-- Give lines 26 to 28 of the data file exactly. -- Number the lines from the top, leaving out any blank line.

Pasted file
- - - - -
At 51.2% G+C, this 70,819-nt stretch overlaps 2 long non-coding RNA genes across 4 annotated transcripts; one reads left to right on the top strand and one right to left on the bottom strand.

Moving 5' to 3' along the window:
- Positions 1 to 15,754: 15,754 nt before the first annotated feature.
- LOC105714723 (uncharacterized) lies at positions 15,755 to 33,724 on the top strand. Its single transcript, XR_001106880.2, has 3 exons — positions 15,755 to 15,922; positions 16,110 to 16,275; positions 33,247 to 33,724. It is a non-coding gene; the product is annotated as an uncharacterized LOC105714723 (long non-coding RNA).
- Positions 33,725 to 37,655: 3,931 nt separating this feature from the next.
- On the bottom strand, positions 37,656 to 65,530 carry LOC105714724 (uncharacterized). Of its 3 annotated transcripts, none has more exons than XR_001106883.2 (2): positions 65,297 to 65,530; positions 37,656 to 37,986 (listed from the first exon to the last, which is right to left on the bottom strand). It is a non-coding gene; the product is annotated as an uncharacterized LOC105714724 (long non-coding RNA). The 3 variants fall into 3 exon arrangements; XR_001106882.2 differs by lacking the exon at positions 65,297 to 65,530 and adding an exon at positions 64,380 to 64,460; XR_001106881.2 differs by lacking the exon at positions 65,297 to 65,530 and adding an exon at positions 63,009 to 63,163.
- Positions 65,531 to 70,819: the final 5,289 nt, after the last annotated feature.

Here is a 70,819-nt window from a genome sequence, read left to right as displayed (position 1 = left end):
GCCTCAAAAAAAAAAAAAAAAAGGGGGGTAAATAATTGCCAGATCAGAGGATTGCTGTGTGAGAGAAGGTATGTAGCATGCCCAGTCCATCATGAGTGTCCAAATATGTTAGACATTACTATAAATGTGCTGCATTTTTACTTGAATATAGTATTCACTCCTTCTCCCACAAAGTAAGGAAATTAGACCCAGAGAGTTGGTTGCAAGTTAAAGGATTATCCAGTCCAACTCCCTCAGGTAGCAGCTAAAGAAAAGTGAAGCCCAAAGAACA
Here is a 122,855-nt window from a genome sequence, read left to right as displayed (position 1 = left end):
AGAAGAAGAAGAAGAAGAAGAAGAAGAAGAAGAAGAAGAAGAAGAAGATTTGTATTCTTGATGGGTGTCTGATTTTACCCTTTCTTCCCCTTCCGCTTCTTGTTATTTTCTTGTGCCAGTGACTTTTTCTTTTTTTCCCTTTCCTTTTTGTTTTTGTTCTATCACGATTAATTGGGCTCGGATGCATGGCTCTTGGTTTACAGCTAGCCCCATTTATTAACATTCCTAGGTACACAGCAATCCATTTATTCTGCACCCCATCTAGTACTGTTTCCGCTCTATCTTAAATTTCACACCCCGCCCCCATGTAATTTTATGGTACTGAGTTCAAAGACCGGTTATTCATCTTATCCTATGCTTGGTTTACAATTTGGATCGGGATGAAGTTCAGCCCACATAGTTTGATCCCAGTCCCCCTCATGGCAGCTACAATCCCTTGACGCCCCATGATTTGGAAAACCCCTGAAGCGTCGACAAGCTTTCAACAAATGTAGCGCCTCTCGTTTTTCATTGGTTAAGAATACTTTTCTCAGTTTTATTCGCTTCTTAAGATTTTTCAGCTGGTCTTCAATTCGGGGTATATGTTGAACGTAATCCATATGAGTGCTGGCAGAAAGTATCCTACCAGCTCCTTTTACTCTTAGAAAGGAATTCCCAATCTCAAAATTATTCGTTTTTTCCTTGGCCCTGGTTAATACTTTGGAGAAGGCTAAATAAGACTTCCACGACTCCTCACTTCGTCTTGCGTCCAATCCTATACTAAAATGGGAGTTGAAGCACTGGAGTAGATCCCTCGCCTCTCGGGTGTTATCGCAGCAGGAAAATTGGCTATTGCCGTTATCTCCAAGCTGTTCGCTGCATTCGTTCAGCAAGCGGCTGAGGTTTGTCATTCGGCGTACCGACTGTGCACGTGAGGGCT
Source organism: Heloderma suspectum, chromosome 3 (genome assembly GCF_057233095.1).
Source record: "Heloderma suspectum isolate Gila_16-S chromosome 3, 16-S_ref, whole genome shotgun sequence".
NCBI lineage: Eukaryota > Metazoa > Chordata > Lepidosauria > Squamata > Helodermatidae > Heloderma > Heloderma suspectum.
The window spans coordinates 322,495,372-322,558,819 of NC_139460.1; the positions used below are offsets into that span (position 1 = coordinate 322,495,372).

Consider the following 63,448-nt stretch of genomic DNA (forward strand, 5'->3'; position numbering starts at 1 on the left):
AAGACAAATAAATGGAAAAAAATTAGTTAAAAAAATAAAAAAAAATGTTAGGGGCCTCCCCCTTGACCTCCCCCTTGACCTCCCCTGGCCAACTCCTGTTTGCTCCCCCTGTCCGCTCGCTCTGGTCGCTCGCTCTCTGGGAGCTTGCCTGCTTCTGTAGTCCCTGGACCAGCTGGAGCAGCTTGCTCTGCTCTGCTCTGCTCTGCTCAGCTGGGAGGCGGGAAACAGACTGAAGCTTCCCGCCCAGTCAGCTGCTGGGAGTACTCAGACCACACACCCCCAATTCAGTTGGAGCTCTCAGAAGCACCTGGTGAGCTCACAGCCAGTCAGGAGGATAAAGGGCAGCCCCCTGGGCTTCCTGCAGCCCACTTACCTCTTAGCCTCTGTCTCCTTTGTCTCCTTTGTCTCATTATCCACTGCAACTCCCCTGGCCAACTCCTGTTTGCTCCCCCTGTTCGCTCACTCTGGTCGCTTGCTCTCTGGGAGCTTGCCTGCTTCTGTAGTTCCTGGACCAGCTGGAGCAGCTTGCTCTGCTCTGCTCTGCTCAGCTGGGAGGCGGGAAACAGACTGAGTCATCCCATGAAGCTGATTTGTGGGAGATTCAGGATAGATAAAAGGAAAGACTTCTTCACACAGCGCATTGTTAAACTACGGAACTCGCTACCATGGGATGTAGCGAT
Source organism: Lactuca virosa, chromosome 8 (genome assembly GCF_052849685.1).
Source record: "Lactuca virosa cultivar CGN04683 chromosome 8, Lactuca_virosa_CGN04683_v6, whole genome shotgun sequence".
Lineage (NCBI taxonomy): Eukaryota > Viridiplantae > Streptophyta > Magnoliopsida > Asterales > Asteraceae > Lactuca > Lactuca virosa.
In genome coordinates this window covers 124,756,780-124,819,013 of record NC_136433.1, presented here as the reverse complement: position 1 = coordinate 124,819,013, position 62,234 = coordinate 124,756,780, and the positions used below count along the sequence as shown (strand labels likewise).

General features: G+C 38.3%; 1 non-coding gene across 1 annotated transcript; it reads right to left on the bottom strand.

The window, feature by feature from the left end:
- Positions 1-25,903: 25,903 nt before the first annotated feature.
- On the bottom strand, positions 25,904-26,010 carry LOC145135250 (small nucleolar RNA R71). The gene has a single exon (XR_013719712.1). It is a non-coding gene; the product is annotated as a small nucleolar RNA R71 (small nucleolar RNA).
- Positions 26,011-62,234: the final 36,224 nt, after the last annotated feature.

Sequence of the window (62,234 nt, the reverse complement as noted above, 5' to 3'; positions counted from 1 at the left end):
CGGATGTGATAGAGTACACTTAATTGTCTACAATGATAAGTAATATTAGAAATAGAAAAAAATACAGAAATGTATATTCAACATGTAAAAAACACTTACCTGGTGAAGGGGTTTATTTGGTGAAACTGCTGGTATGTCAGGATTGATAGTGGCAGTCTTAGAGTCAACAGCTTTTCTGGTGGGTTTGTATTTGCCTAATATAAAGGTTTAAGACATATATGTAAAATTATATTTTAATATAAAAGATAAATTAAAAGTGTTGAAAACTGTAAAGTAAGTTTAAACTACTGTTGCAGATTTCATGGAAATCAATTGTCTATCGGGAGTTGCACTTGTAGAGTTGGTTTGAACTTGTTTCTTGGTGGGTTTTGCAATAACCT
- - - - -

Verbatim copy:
- Positions 26,011-62,234: the final 36,224 nt, after the last annotated feature.

Sequence of the window (62,234 nt, the reverse complement as noted above, 5' to 3'; positions counted from 1 at the left end):
CGGATGTGATAGAGTACACTTAATTGTCTACAATGATAAGTAATATTAGAAATAGAAAAAAATACAGAAATGTATATTCAACATGTAAAAAACACTTACCTGGTGAAGGGGTTTATTTGGTGAAACTGCTGGTATGTCAGGATTGATAGTGGCAGTCTTAGAGTCAACAGCTTTTCTGGTGGGTTTGTATTTGCCTAATATAAAGGTTTAAGACATATATGTAAAATTATATTTTAATATAAAAGATAAATTAAAAGTGTTGAAAACTGTAAAGTAAGTTTAAACTACTGTTGCAGATTTCATGGAAATCAATTGTCTATCGGGAGTTGCACTTGTAGAGTTGGTTTGAACTTGTTTCTTGGTGGGTTTTGCAATAACCT